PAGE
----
Wednesday, January 24, 2007

Maybe I Should Explain the Noses Pictures . . .

It was icey out and me and the forum friends from Dillon and a bunch of my email buddies were sharing our favorite sledding/cabin fever/winter stories. Here's mine:

We used to hook up anything with a smooth bottom to the back of my dad's hunting truck (small town girl here) and everyone would hop in the back of the truck and we'd take turns riding on the smooth bottomed object on the dirt snow covered roads (small town girl, not much to do). Well, it was my turn. My dad happened to pass a house that had some loose dogs out front, you know the kind that like to chase cars? My dad would slow the truck down just until the dogs were almost on me and then he'd take off with the dogs chasing me. He'd slow down again, wait for the dogs to catch up, the whole time I'm screaming almost in tears, just when they almost catch me, he takes off again. My family and friends were laughing histerically in the back of the truck and I could see my dad laughing so hard out of his side view mirror. I was about 14 years old. I lived to tell this story, I don't consider myself abused, I'm fine - HA!

Now, here's Lyndal's:

Ok, I'll go... In the neighborhood where I grew up there was a street on a really big hill. The kind of hill where you could pick up a scary amount of speed on your bicycle. When it snowed this was the first hill we would hit with our sleds. We had the kind of sleds with wooden planks, actual metal rails that made contact with the snow, and even a wooden "T" handle that would steer the sled a little bit. I remember putting ski wax on the rails to help reduce friction. Less friction... more speed... thrilled 12 year old. The sled also had a rope that looped-around and attached to each end of the front "T" handle. This was helpful to pull the sled behind you back up the hill over and over. One year we had a particularly good snow that was around all week. We got to spend a lot of time at home and drive my mother crazy. We also did a lot of good sledding. Around the 2nd day the snow would get really packed on the big hill from all the cars and with the additional wax on our sled rails, we could get some serious speed going down that hill. I had a great technique of launching down the hill that was the envy of all the kids in the neighborhood (for a while). I would run as fast as I could in my snow boots while holding the sled upright in front of my chest and then dive forward, landing on the sled and the ground simultaneously, rocketing down the hill at break-neck speed. The last time I tried this technique, everyone was watching. I was charging to the crest of the hill, adrenaline pumping, boots thumping, heart pounding... at the precise moment my body began to lung forward and I was pushing off with my strong foot (right), my sled abruptly halted while I sailed past the sled with my arms pulled down by the sled handles, soaring like a ski jumper with no skis. I had stepped on the rope dragging behind the sled. Yes, I careened to the snowpacked street face-first with the force of a freight train. My bell was rung. The strange part is I fully expected my nose to be flattened and bloodied and my front teeth to be loose. However, I only had one very deep scrape between my top lip and my nose. Not my nose or my lips, but the skin right below my nose. It was not a little scrape either! To this day I can't figure out how I scraped this area which is fairly protected by my... ahem... "prominent" nose. Come to think of it.. I've never scraped my nose on anything! Maybe kindof like shark cartilage, scientists could study my McMurphy Nose and it's imperviousness to injury. Just a thought.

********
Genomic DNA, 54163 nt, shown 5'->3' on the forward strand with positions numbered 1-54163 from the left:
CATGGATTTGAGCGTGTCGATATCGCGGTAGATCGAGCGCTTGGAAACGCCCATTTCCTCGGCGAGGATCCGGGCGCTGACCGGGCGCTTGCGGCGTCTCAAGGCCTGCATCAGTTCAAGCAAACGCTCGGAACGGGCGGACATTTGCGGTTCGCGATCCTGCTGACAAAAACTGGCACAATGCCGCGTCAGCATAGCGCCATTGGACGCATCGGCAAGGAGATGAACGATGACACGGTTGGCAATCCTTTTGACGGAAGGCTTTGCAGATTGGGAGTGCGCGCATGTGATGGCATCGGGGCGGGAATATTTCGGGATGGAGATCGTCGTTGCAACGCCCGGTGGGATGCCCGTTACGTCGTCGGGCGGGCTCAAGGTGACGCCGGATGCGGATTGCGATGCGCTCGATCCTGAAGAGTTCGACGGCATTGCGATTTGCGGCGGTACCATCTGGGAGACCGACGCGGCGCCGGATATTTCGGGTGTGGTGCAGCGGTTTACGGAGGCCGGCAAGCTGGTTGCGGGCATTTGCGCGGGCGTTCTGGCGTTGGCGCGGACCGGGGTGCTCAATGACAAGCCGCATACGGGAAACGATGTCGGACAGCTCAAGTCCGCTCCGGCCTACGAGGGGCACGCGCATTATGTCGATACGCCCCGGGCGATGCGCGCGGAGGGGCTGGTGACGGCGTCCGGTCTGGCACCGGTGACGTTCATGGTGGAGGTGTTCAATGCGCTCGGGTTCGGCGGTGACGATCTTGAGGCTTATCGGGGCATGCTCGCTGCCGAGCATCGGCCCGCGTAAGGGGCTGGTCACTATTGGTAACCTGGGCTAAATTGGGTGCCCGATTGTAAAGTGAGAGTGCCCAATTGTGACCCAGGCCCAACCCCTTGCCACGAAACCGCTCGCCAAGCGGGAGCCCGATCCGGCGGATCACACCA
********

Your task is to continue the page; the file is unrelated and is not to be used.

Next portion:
So, after that story was posted to the Dillon forums a few people requested to see the nose in question. I HAD to indulge them and posted them here. Lyndal knew about it and took it all very well. So, please don't think I'm a horrible person, it was all done in great fun!

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